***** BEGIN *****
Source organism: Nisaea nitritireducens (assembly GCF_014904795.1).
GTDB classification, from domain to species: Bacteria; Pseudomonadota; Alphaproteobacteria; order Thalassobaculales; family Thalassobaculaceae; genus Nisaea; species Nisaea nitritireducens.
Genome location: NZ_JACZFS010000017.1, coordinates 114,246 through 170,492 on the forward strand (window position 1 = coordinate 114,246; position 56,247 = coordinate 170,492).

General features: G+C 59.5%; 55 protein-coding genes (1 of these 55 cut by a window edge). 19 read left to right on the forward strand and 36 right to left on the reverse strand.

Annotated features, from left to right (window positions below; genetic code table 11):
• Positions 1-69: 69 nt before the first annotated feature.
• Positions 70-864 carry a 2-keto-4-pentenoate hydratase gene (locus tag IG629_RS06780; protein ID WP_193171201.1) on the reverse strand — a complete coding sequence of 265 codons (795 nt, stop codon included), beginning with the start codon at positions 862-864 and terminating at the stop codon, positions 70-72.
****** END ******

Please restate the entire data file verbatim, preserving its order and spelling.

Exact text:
Source organism: Nisaea nitritireducens (assembly GCF_014904795.1).
GTDB classification, from domain to species: Bacteria; Pseudomonadota; Alphaproteobacteria; order Thalassobaculales; family Thalassobaculaceae; genus Nisaea; species Nisaea nitritireducens.
Genome location: NZ_JACZFS010000017.1, coordinates 114,246 through 170,492 on the forward strand (window position 1 = coordinate 114,246; position 56,247 = coordinate 170,492).

General features: G+C 59.5%; 55 protein-coding genes (1 of these 55 cut by a window edge). 19 read left to right on the forward strand and 36 right to left on the reverse strand.

Annotated features, from left to right (window positions below; genetic code table 11):
• Positions 1-69: 69 nt before the first annotated feature.
• Positions 70-864 carry a 2-keto-4-pentenoate hydratase gene (locus tag IG629_RS06780; protein ID WP_193171201.1) on the reverse strand — a complete coding sequence of 265 codons (795 nt, stop codon included), beginning with the start codon at positions 862-864 and terminating at the stop codon, positions 70-72.